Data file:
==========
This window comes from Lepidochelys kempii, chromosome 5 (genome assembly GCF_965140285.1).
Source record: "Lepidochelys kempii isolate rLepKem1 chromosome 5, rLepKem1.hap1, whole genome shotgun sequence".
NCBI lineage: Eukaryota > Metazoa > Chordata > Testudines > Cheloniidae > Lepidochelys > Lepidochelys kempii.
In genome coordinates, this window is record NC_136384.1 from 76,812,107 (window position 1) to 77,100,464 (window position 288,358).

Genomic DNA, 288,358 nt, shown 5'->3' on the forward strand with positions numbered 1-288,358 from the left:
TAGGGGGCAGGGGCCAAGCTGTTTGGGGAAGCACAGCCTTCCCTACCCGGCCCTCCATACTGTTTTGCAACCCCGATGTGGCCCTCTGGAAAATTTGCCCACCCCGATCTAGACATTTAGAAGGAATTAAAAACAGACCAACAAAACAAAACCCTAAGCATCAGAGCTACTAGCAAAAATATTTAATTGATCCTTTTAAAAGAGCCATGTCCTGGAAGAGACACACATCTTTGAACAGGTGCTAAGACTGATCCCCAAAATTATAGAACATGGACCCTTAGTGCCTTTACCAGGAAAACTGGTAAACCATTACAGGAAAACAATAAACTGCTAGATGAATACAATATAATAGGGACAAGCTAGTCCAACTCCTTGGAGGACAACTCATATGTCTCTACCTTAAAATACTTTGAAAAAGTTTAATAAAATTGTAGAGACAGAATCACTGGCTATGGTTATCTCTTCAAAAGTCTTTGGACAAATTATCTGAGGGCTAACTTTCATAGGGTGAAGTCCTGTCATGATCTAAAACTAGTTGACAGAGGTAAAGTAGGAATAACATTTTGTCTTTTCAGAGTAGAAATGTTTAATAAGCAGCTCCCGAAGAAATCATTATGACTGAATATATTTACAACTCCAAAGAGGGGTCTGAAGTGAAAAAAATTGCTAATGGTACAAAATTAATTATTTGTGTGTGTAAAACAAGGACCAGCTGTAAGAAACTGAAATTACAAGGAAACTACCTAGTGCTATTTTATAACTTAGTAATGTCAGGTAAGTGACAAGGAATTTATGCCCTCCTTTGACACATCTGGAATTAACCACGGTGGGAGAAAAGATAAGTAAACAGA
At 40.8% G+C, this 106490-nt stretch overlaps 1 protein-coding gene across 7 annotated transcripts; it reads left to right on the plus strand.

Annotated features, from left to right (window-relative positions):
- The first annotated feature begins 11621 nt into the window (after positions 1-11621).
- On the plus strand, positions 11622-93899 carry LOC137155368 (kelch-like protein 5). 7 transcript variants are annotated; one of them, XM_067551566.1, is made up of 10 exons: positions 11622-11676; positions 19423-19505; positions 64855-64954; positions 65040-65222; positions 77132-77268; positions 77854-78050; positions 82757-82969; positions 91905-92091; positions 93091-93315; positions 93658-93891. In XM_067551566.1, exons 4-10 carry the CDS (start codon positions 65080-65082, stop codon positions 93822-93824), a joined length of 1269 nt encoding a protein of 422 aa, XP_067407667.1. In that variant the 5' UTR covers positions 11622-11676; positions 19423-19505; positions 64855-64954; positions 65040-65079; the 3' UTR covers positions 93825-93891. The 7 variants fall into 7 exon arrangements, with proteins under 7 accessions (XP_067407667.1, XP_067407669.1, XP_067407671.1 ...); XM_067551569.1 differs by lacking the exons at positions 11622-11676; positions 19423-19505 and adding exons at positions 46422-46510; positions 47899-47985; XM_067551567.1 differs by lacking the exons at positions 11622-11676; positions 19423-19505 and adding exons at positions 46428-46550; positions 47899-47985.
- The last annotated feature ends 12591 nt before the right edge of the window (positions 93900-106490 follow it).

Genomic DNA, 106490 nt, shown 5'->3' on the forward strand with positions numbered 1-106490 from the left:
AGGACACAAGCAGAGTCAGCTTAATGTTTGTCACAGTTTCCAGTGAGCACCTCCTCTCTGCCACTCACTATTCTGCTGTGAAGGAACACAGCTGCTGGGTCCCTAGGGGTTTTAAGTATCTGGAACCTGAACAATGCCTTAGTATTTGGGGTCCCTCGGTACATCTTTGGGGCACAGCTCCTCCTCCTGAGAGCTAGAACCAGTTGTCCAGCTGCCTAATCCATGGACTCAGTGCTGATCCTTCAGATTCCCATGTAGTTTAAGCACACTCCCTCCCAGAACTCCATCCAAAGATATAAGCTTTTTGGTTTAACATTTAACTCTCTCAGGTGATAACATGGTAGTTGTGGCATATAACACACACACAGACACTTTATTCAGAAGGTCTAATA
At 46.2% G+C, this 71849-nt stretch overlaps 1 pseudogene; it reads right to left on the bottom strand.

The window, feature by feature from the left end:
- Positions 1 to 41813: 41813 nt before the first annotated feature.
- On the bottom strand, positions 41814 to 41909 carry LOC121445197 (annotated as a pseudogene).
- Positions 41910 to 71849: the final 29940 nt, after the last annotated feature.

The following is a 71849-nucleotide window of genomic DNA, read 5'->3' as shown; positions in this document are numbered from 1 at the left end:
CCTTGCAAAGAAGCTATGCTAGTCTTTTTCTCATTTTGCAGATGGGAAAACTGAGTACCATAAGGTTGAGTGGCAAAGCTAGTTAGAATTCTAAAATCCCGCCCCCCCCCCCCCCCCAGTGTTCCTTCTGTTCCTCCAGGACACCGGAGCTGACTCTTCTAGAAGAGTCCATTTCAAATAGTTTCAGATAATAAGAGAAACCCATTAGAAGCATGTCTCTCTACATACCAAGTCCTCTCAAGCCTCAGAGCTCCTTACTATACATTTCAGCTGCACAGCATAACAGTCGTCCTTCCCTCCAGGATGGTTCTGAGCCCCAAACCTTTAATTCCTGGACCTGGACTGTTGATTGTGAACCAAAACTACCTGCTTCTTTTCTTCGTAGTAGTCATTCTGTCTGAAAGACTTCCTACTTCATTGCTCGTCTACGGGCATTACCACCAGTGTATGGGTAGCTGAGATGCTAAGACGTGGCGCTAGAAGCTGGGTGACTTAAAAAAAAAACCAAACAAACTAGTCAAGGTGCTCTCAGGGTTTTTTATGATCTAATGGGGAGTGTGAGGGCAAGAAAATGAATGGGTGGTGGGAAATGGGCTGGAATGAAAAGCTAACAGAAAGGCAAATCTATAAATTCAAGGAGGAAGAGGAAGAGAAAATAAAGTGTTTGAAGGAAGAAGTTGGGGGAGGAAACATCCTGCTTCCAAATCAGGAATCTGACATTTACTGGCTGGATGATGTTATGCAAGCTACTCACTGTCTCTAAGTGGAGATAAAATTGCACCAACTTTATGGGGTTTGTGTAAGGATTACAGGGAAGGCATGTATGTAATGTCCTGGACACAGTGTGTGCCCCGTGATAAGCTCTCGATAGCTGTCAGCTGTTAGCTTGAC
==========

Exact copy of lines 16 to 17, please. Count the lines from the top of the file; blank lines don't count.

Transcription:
- Positions 1 to 41813: 41813 nt before the first annotated feature.
- On the bottom strand, positions 41814 to 41909 carry LOC121445197 (annotated as a pseudogene).